Festival Política (DAY 4)Festival
Accessibility for people with reduced mobility.
Programme subject to change.
Free admission, subject to venue capacity.
All activities will take place at venues/locations with controlled access (ticket office) to ensure a safe distance is maintained between participants.
Participants must comply with personal safety rules, such as the use of masks, physical distancing and respiratory etiquette.
Admission to all activities is free, but subject to capacity. Tickets must be collected at the Cinema São Jorge.
The Political Festival returns to Cinema São Jorge this August and will get the Lisboa na Rua programme underway. The four-day programme will include debates, films, performances, music and humour, with the Environment as its central theme. With climate change at the centre of young people's demands, and governmental and economic powers increasingly under pressure to change their policies in favour of more sustainable development, the festival will focus particularly on the role of citizens as transformative agents, whilst not ignoring the impact that the covid-19 pandemic is having worldwide. For the first time the festival will feature a country focus. This year Brazil has been chosen and will be subject of our attention at several points during the programme.
Exhibition by Carolina Maria
Several studies on the planet and climate change predict that in 2050 we will be living in extreme conditions, in an unprecedented scenario. What will our food be like in 2050? What kinds of products will we consume? What will our food be made of? This exhibition is an illustrated satire about the food of the future ... and everything else. “2050” was originally conceived as part of a series of exhibitions on the theme “Gastronomy and the Rest”, at the invitation of the Quinta da Cruz Museum in Viseu. It reflects on a dreadful, dystopian future.
“ALLEN, SACRIFICE ZONE”, by Alejo Estrabou, 15 min. (Argentina)
Allen is a town in Rio Negro with a centuries-old economy linked to fruit farming; it is the biggest exporter of pears in the country. In 2013 they began fracking in the area (or hydraulic fracturing, a gas exploration technique with irreversible consequences including the contamination of water, food and people). Residents and neighbours opposed this development and achieved an anti-fracking order, which was repealed three months later by the High Court of Rio Negro. Since then, more than 160 wells have been drilled in the area, polluting the water, air and land. The end of a sustainable development model by an extractivist approach, which is destructive to the environment and the health of the population. Rio Negro has been transformed into a sacrifice zone. Awareness and collective organisation are the only way to change its destiny.
“WANTOKS: DANCE OF RESILIENCE IN MELANESIA”, by Iara Lee, 20 min.
In 2018, the Solomon Islands, in the South Pacific, hosted the Melanesian Arts & Cultural Festival, celebrating the country’s fortieth anniversary of independence. On neighbouring island states, the struggle for freedom continues, as West Papua resists Indonesian occupation and the residents of New Caledonia still live under French rule. In all Melanesian countries, residents face the common challenge of climate change, as rising sea levels threaten to swallow up both land and tradition. In this tragic context, local performers are using their talents to celebrate their culture and draw international attention to their islands’ plight, in the hope of spurring international solidarity and prompting collective action against the perils of a warming world.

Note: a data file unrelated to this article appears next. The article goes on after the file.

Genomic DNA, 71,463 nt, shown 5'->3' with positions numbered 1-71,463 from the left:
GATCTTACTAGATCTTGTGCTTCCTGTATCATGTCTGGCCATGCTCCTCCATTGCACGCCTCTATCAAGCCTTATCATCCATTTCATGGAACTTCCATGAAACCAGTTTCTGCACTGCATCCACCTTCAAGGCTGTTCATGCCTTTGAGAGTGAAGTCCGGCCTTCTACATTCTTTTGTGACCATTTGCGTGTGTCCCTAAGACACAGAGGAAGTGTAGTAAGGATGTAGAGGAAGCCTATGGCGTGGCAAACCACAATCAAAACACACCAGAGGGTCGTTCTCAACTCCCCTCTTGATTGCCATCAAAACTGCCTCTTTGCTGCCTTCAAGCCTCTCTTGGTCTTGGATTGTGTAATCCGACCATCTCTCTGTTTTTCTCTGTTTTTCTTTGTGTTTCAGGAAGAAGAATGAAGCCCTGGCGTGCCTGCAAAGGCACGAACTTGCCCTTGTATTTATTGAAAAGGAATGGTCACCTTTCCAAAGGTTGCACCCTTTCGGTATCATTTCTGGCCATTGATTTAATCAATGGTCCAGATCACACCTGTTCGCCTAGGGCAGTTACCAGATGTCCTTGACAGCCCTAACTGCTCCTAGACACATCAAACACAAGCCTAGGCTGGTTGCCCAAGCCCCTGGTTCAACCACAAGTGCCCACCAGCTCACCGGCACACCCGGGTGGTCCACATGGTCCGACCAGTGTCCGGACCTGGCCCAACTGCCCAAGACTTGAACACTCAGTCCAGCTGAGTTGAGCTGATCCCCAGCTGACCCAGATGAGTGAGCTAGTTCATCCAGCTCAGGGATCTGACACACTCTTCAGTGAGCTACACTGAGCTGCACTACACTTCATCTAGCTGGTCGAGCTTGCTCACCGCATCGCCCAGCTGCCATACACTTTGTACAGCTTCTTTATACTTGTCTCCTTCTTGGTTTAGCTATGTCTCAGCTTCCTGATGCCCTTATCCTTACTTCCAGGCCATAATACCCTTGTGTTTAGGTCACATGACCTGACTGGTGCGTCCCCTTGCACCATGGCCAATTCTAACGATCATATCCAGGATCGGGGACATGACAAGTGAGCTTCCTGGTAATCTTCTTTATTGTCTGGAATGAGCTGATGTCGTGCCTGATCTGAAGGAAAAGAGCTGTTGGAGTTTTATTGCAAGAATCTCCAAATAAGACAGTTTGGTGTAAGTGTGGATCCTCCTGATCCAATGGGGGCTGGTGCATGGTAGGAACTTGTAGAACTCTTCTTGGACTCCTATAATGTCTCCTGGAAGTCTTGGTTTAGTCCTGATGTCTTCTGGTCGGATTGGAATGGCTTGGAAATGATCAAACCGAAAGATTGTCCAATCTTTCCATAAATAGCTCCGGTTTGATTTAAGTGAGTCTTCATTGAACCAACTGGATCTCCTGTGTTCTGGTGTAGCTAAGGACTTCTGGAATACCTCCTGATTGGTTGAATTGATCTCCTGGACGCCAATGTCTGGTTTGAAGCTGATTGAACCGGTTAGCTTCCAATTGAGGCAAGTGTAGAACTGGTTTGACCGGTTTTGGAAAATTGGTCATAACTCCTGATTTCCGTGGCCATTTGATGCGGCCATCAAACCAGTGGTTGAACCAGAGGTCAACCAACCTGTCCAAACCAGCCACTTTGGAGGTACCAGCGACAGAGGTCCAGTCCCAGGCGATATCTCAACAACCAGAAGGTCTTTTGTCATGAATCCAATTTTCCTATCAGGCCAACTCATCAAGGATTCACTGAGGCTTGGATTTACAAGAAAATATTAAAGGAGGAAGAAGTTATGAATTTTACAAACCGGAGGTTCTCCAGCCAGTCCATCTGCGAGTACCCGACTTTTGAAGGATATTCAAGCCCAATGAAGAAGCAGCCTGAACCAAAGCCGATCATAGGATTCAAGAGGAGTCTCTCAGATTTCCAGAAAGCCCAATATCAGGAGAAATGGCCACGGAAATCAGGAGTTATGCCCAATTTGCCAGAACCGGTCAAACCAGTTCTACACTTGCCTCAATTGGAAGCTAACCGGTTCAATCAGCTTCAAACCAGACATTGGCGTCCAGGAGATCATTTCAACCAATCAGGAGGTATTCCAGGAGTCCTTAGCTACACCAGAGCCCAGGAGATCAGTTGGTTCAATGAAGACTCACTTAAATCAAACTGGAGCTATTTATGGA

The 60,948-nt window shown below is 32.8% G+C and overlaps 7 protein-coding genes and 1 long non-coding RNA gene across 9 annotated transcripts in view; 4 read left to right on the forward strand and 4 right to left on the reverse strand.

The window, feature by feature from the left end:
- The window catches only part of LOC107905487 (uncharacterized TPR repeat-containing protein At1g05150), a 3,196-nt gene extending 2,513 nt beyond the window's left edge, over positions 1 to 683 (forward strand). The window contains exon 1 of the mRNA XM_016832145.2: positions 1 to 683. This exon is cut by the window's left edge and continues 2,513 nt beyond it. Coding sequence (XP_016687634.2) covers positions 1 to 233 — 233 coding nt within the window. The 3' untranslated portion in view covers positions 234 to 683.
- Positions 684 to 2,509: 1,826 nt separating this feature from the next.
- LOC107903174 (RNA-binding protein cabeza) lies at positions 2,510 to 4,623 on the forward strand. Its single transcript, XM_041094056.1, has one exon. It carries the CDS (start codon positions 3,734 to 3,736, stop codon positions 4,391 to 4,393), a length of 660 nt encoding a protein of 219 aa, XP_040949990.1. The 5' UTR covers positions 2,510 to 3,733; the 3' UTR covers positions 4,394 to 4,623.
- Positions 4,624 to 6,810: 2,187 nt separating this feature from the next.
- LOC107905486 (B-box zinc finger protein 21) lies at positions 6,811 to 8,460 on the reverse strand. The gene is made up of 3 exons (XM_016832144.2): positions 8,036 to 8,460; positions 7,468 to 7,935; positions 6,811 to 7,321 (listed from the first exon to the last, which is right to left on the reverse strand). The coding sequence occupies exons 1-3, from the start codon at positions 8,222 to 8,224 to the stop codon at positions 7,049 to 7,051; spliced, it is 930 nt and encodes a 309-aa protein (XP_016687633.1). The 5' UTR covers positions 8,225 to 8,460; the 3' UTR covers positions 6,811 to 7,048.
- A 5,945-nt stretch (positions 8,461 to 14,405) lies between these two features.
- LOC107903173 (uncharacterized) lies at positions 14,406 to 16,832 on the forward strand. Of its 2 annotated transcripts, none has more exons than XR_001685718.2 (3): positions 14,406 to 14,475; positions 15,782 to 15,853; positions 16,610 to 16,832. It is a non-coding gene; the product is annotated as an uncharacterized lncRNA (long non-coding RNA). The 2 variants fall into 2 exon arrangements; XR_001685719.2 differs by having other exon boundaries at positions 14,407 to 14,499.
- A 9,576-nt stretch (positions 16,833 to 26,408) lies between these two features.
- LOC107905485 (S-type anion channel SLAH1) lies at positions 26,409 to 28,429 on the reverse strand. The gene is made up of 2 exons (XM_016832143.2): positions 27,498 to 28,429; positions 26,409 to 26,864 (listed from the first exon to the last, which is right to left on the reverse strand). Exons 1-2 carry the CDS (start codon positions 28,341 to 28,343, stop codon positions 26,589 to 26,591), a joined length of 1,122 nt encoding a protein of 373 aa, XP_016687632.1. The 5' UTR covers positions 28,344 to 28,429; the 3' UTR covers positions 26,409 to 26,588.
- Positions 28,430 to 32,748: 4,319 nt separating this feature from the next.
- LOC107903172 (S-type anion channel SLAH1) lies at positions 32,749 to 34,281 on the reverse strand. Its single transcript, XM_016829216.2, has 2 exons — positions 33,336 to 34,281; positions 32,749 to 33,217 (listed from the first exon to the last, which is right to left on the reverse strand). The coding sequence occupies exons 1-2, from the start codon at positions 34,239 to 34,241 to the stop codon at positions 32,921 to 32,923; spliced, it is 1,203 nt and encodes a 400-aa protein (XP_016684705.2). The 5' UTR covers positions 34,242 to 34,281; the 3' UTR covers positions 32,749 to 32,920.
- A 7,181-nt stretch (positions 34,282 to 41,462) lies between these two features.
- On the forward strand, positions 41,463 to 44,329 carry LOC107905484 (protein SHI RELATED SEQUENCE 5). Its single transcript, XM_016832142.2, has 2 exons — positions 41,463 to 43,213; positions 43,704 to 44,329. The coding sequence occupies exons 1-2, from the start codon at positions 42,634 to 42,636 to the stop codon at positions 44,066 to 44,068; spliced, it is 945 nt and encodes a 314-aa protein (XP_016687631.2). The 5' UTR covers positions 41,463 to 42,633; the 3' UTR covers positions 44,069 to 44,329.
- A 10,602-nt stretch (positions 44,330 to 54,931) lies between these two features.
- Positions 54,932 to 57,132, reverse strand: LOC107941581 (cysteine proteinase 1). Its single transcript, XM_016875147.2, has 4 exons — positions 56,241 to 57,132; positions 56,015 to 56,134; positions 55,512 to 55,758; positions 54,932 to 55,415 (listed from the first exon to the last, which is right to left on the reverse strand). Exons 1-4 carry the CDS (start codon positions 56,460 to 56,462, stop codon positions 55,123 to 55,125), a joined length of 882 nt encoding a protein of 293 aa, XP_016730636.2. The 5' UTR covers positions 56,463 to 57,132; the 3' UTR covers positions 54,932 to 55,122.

“ILHAM TOHTI”, by Yuaxue Cao and Wo Wong, 32 min. – documentary about the winner of the European Parliament’s Sakharov Prize 2019. Ilham Tohti is a renowned Uyghur human rights defender, economics professor and advocate of the rights of China's Uyghur minority. For over two decades, he has worked tirelessly to foster dialogue and understanding between Uyghurs and Han Chinese. In September 2014 Tohti was sentenced to life in prison for his activism following a 2-day show trial. He remains a voice of moderation and reconciliation despite what he has suffered.
Film screened in partnership with the Office of the European Parliament in Portugal.
Sala Manoel de Oliveira
CLOSING SESSION - CineEco Environment Grand Award 2020
“GRIT”, by Cynthia Wade & Sasha Friedlander, 80 min. (USA/Indonesia/Denmark)
When Dian was six years old, she heard a deep rumble and turned to see a tsunami of mud barrelling towards her village. Her mother scooped her up to save her from the boiling mud. Her neighbours ran for their lives. Sixteen villages, including Dian's, were wiped away, forever buried under 18 metres of mud. A decade later, 60,000 people have been displaced from what was once a thriving industrial and residential area in East Java. Dozens of factories, schools and mosques were completely submerged under a moonscape of ooze and grit. The cause? Lapindo, an Indonesian company which drills for natural gas.
In partnership with: Festival CineEco extension